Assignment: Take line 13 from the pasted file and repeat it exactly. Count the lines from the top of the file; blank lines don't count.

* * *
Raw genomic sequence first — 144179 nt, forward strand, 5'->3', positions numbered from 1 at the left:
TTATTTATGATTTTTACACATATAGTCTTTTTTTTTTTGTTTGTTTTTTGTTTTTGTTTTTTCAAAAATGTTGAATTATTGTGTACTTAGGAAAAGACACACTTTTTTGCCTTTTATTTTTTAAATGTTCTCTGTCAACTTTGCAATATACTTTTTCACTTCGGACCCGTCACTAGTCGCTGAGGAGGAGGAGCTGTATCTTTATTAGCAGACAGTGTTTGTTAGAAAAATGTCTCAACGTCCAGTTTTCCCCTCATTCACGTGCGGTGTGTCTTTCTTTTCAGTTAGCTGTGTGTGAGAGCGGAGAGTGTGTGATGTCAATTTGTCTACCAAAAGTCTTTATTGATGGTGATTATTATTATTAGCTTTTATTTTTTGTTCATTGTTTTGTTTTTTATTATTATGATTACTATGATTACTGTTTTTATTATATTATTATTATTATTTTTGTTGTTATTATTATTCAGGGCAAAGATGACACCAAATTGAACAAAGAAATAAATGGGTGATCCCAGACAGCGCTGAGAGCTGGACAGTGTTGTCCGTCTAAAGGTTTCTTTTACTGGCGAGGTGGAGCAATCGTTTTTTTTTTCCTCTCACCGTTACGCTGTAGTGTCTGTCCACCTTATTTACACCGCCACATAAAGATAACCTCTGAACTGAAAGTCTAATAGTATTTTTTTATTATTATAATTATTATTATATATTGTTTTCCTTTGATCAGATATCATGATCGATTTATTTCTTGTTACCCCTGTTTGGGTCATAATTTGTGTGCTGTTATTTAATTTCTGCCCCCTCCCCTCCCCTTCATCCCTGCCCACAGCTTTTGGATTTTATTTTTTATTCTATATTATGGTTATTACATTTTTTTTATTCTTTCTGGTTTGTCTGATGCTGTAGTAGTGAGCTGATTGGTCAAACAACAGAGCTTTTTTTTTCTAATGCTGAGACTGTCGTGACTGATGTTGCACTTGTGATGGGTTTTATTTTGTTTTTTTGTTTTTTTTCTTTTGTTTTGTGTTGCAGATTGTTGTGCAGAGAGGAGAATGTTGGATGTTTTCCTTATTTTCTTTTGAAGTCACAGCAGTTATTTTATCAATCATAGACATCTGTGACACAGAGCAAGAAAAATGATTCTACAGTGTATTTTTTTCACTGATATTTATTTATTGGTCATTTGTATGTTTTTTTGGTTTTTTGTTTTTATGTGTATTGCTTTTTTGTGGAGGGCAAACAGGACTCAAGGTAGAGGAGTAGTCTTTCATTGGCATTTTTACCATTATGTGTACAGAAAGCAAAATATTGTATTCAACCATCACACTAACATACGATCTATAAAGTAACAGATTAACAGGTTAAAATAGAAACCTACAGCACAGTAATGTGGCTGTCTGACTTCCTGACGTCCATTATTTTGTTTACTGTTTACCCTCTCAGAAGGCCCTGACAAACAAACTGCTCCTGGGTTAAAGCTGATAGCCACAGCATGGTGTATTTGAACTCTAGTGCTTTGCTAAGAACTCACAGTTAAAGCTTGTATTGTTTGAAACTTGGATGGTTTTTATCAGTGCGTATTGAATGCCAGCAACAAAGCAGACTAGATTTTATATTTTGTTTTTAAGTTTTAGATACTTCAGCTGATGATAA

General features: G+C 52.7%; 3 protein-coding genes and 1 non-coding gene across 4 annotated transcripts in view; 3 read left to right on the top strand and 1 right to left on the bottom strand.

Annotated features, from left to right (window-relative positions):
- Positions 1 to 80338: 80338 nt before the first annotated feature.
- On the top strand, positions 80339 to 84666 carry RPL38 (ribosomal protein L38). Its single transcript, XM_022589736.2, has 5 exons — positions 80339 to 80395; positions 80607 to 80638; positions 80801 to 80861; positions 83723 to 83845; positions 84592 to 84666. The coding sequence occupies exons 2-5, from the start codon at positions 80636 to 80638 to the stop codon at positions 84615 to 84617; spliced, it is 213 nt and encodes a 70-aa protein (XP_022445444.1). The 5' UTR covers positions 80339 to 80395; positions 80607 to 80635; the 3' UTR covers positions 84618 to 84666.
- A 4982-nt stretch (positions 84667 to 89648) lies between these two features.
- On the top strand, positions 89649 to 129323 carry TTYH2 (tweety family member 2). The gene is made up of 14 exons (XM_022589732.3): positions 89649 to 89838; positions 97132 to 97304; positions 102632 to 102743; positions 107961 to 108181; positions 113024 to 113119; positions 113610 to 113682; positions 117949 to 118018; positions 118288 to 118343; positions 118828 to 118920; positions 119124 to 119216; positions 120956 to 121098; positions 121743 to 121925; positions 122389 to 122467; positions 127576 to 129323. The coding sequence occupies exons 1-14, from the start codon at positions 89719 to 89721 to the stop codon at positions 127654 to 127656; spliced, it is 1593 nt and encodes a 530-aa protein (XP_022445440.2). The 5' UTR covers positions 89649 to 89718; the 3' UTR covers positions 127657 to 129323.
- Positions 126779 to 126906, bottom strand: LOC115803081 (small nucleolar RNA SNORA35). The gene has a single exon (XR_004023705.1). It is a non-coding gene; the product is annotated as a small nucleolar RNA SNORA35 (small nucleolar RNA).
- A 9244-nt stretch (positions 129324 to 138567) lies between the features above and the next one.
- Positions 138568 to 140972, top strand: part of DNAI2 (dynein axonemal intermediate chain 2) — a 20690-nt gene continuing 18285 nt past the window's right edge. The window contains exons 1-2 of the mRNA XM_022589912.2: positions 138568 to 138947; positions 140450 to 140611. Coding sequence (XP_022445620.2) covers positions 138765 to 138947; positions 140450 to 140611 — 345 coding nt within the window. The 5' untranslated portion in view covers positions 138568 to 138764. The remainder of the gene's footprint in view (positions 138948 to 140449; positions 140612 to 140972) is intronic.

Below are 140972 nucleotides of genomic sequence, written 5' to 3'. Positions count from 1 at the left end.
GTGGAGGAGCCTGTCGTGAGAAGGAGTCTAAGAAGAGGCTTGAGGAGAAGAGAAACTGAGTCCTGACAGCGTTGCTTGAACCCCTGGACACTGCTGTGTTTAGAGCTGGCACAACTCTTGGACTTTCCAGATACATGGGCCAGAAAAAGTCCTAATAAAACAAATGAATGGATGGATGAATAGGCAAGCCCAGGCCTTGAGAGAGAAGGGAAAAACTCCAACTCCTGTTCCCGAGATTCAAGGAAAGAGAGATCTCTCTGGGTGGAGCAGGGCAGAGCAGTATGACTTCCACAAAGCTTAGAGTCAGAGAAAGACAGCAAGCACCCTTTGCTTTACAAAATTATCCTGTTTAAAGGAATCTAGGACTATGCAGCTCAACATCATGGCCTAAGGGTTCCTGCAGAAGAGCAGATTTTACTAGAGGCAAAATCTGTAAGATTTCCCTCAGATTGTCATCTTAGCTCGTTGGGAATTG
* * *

GTGGAGGAGCCTGTCGTGAGAAGGAGTCTAAGAAGAGGCTTGAGGAGAAGAGAAACTGAGTCCTGACAGCGTTGCTTGAACCCCTGGACACTGCTGTGTTTAGAGCTGGCACAACTCTTGGACTTTCCAGATACATGGGCCAGAAAAAGTCCTAATAAAACAAATGAATGGATGGATGAATAGGCAAGCCCAGGCCTTGAGAGAGAAGGGAAAAACTCCAACTCCTGTTCCCGAGATTCAAGGAAAGAGAGATCTCTCTGGGTGGAGCAGGGCAGAGCAGTATGACTTCCACAAAGCTTAGAGTCAGAGAAAGACAGCAAGCACCCTTTGCTTTACAAAATTATCCTGTTTAAAGGAATCTAGGACTATGCAGCTCAACATCATGGCCTAAGGGTTCCTGCAGAAGAGCAGATTTTACTAGAGGCAAAATCTGTAAGATTTCCCTCAGATTGTCATCTTAGCTCGTTGGGAATTG